Skip to main content

Full text of "The Brontes"

See other formats

THE   BRONTES                       73
what Emily was brooding over,, she was not likely
to have told. But, probably, she did not know
and homesickness for the moors was as near as
she could get towards explaining what was the
matter with Emily.
" My sister Emily loved the moors/5 wrote
Charlotte. True as that was, of course it was
not the whole truth. We do not, nowadays, make
Mrs. Gaskell's mistake of supposing that Emily
cared only for nature and animals. The attrac-
tion which has been felt towards her of late years
is as much an understanding of the passionate
nature that was behind that seeming coldness of
hers as it is due to appreciation of her as a writer
and poet. The Victorian predilection for lives of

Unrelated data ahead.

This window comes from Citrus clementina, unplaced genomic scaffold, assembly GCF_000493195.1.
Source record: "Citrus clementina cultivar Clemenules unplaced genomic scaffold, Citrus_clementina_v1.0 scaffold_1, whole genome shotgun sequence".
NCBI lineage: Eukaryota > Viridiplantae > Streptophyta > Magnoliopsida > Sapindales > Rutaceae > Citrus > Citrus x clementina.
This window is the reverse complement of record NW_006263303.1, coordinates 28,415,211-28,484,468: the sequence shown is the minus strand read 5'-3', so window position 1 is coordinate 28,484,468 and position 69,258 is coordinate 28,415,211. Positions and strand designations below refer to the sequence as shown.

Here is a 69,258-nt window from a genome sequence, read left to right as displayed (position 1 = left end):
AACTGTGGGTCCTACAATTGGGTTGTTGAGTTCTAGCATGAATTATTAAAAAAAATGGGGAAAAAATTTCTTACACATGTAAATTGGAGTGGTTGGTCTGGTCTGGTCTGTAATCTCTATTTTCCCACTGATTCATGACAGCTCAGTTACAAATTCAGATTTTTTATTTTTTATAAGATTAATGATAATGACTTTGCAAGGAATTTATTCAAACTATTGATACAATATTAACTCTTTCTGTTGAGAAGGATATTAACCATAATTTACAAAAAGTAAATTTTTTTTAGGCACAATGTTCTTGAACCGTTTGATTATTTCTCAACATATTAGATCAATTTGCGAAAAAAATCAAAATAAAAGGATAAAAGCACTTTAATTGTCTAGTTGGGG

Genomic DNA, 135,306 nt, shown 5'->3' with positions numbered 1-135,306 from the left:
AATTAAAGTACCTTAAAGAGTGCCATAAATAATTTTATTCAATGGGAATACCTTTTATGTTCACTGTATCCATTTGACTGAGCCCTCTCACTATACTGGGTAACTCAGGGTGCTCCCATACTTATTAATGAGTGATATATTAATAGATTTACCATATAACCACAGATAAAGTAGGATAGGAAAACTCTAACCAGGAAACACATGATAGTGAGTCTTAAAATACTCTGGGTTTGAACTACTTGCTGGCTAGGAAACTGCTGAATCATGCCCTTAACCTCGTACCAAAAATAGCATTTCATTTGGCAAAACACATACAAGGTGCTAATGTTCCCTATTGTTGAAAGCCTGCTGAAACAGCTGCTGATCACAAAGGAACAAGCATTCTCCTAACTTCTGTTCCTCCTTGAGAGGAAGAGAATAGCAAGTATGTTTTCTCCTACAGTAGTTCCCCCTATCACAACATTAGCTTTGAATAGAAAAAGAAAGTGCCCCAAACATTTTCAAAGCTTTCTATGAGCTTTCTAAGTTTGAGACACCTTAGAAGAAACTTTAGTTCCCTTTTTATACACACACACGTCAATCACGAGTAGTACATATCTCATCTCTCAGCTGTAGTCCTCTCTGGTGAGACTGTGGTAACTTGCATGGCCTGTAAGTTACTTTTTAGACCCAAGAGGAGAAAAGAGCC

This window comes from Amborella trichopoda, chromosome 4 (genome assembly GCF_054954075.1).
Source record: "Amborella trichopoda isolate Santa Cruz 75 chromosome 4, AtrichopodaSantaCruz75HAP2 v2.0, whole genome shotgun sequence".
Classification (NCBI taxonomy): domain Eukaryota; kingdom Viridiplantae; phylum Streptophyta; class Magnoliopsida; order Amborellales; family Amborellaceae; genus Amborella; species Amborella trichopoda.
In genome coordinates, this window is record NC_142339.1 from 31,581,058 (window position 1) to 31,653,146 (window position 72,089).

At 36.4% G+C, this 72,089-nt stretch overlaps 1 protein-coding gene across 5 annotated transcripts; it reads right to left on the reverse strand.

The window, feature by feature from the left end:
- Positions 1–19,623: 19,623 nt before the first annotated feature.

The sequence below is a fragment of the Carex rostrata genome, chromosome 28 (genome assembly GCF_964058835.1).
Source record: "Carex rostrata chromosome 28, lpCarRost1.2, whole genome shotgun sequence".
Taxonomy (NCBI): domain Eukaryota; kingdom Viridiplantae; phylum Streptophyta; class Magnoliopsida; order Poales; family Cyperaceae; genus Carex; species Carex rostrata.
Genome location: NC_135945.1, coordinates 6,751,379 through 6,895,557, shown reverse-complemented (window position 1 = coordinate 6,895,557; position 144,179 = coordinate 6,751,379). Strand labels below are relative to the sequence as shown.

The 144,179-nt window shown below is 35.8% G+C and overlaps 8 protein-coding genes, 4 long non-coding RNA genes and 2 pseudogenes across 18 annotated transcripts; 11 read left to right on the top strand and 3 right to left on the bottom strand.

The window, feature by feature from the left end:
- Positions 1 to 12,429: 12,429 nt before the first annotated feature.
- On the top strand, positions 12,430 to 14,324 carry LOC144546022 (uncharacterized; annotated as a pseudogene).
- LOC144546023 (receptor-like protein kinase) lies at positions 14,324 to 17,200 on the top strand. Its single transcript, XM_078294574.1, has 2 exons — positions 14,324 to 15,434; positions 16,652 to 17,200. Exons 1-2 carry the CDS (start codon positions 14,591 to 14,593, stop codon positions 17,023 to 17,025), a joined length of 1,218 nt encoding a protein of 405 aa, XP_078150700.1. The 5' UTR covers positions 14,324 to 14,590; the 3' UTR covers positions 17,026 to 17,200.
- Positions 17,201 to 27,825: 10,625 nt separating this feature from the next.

valiant souls " made perfect by suffering," to
quote from a letter Charles Kingsley wrote to
Mrs. Gaskell, has yielded to a sympathetic interest
in the psychology of human beings regardless of
whether suffering makes them perfect or not.
When Mrs. Gaskell was writing her life of Char-
lotte, she asked Ellen Nussey what Emily's re-
ligious opinions were. Miss Nussey, a devout
Churchwoman, was not at all certain and to
Mrs. Gaskell, Unitarian and wide-minded as she
was, this uncertainty evidently constituted a
serious obstacle to knowledge of Emily, of whom,
from talks with various people, she had already
formed no very pleasant impression.
Mrs.   Gaskell's   impression   was,   no   doubt,
dreary night? . . . Her removal, if it has taken place, must have
been to Northangerland like the quenching of the last spark that;
averted utter darkness."